A CHA fan on a motherboard refers to a fan header or connector designed to connect and control additional chassis fans. The CHA acronym " Chassis " indicates that the fan header is intended for use with case fans rather than CPU or GPU fans.
Most modern motherboards come with multiple CHA fan headers, which allow users to connect multiple case fans to the motherboard and control their speed and operation through the BIOS or UEFI firmware or through specialized software such as the manufacturer’s proprietary fan control utility.
The ability to monitor and control the speed of case fans is important as it helps regulate the temperature inside the computer case, which can help improve the longevity and performance of other components such as the CPU, GPU, and hard drives.
- A “chassis fan,” or CHA, is a fan header on a motherboard that connects to and powers additional fans inside the computer’s chassis.
- A fan header connects the CHA fan to the motherboard, allowing the motherboard to regulate the fan’s speed and track its temperature. Based on the temperature of the internal components of the case, the motherboard may modify the fan’s speed.
- The main and 4-pin power supplies are connected to the CHA Fan on the motherboard, using either an internal or external connection to attach the 4-pin power supply to the fan headers.
What Functions Does A CHA Fan Perform?
A CHA fan, or chassis fan, is a component that helps cool a computer case’s interior. It does this by circulating air to dissipate heat generated by the various components inside the case. The CHA fan is typically connected to the motherboard through a fan header, allowing it to control the fan’s speed and monitor its temperature.
In most cases, there are some manual ways that can be used to adjust the fan’s speed based on the temperature of the components inside the case. Anyhow, there are several benefits of having CHA fans on the motherboard. A few of the advantages of having a CHA fan on the motherboard are included as follows:
A CHA fan’s key role is to circulate air to cool a computer case’s inner while dissipating heat from external components.
A properly performing CHA fan may assist in maintaining the internal components' temperature within acceptable operating ranges, preventing overheating and extending the life of the parts.
The motherboard may boost the fan speed to pull more cold air into the case and push more hot air out when the internal temperature is high. The internal temperature can be lowered. As a result, keeping the components cold.
A well-working CHA fan may help reduce computer noise levels and cool the interior components. The fan will be quiet while operating at a low speed compared to a high one.
How To Connect and Setup CHA Fan?
The CHA fan header is normally found next to the edge of the motherboard, close to the front or back of the chassis, and is commonly labeled “CHA FAN” or “CHASSIS FAN”. To connect and set up a CHA fan on a motherboard, follow these steps:
Step 1: Locate CHA Fan Header
Most motherboards have multiple CHA fan headers labeled “CHA_FAN1,” “CHA_FAN2,” etc. Refer to your motherboard’s user manual to locate the header.
The fan header normally has three or four pins and could contain a little plastic tab or lever to secure the connector.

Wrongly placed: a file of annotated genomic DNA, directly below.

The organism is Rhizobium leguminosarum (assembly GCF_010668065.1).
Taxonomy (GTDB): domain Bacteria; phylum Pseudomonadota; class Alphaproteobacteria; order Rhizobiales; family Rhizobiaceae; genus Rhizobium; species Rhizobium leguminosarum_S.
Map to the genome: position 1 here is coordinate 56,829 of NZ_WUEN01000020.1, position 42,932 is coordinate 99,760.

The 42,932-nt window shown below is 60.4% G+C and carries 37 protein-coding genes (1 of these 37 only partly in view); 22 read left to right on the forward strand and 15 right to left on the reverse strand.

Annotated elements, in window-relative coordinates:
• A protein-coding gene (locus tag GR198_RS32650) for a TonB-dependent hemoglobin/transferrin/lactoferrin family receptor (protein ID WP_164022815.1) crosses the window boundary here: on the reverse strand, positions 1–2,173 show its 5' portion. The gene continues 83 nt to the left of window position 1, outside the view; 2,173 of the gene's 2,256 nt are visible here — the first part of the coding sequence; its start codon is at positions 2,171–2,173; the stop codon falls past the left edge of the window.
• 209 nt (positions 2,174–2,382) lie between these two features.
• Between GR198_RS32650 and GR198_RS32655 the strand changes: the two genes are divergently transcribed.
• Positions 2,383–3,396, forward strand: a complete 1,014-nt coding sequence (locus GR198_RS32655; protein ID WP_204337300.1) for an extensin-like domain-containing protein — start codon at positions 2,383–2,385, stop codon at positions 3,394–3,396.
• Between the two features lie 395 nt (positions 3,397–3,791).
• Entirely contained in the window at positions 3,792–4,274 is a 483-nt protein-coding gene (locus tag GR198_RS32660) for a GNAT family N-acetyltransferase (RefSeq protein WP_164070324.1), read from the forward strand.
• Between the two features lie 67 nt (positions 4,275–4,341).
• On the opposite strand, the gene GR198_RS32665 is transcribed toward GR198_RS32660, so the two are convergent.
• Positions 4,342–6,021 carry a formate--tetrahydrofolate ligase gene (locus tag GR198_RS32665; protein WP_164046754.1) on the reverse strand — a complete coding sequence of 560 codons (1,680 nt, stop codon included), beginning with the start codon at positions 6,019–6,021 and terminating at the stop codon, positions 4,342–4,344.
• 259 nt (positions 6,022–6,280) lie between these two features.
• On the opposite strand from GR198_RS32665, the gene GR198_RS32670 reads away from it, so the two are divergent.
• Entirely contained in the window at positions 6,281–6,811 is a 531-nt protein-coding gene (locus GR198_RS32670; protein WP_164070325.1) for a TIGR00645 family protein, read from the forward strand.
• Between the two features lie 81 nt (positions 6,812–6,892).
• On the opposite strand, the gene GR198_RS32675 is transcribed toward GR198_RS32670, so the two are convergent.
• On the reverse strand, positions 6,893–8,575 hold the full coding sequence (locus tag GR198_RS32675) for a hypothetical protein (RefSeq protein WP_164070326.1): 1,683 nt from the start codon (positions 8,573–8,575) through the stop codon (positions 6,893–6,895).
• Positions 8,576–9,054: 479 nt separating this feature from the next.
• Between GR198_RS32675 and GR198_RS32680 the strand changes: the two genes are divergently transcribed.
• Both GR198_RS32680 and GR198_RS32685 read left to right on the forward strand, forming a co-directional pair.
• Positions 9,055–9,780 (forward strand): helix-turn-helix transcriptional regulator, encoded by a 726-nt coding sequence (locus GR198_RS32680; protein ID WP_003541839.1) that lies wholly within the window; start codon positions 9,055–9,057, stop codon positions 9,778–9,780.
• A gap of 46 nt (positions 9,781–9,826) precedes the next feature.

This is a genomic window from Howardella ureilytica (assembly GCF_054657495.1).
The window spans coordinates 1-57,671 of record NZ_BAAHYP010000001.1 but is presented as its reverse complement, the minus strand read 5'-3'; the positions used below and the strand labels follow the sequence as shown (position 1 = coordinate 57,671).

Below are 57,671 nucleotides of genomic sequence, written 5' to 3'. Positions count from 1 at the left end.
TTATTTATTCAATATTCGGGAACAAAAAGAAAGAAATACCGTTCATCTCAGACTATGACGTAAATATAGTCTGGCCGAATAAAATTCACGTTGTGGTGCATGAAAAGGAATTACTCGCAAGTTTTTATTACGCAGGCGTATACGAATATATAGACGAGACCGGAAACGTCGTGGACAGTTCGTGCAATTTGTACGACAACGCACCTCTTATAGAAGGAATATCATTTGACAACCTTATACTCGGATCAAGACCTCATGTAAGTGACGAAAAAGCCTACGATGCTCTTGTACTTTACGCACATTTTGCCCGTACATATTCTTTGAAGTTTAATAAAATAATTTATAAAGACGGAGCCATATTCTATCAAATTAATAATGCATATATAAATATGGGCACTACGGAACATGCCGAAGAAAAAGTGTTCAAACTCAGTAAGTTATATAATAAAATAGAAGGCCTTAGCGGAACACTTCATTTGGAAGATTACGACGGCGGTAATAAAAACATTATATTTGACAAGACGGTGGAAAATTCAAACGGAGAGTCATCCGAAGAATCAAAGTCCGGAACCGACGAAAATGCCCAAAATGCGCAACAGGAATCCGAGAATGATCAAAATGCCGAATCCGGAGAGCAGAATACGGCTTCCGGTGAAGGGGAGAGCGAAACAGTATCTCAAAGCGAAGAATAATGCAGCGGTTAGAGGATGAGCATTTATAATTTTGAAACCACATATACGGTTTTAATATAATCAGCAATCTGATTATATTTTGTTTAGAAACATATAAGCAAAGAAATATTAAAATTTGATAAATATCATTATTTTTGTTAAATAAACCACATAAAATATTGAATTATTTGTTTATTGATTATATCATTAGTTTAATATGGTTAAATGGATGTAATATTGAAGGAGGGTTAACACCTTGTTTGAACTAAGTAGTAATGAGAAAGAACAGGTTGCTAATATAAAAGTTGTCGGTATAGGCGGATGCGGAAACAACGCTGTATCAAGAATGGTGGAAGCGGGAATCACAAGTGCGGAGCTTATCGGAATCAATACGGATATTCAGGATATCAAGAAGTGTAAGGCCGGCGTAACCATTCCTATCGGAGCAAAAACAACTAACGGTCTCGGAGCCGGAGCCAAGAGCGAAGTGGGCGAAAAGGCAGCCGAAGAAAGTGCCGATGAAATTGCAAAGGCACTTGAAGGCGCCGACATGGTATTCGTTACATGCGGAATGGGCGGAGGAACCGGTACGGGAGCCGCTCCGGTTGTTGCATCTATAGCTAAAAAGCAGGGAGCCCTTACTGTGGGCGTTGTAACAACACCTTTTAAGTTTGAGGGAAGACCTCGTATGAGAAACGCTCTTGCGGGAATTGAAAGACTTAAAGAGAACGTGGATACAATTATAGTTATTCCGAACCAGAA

Step 2: Connect the Fan to CHA Fan Header.
Connect the fan’s 3-pin or 4-pin connector to the CHA fan header on the motherboard. Make sure the connection is secure and aligned correctly.
By carefully putting the fan cable into the CHA fan header while lining up the cable’s pins with the header, you may connect the fan. Ensure the plastic tab or lever holding the connector is attached tightly.
Step 3: Power on Computer.
Ensure the CHA fan is running as soon as the computer starts. Utilize the BIOS or system monitoring software to check the fan speed and temperature.
Step 4: Configure Fan Settings in BIOS/UEFI Firmware.
To configure fan settings in BIOS/UEFI firmware, enter the BIOS/UEFI firmware by pressing the designated key during system boot (usually F2, F10, or Delete).
Navigate to the fan settings section, and set the fan’s control mode (e.g., PWM or DC) and target speed. You may also set temperature thresholds that trigger the fan to speed up or slow down.
Step 5: Install Fan Control Software (optional).
Some motherboard manufacturers provide fan control software allowing users to fine-tune the operating system’s fan settings. Install the software and adjust fan settings as desired.
Step 6: Check the Temperature.
Once the fan is connected and configured, test it by running intensive tasks that generate heat, such as gaming or rendering.
Verify the internal temperature is kept within the safe working ranges and that the fan is functioning at the proper speed to keep the components cool.
Use monitoring software to check the fan’s speed and temperature and adjust the settings to maintain optimal performance and noise levels.
Connections and Power Source
A CHA Fan on a motherboard is connected to two power sources: the main and the 4-pin power supply. The main power supply provides the power needed to run the fan, while the 4-pin power supply controls the fan speed.
The 4-pin power supply is connected to the motherboard’s fan headers through an Internal or external connection. The fan headers provide the voltage, ground, and control signals to the fan to regulate its speed. This can be done through manual controls or software, depending on the motherboard and fan system.
It is important to make sure that the correct connection is used for each fan and that the power source for the fan is the appropriate voltage. Additionally, it is important to ensure that the 4-pin power supply is properly connected to the right fan header on the motherboard to ensure accurate control.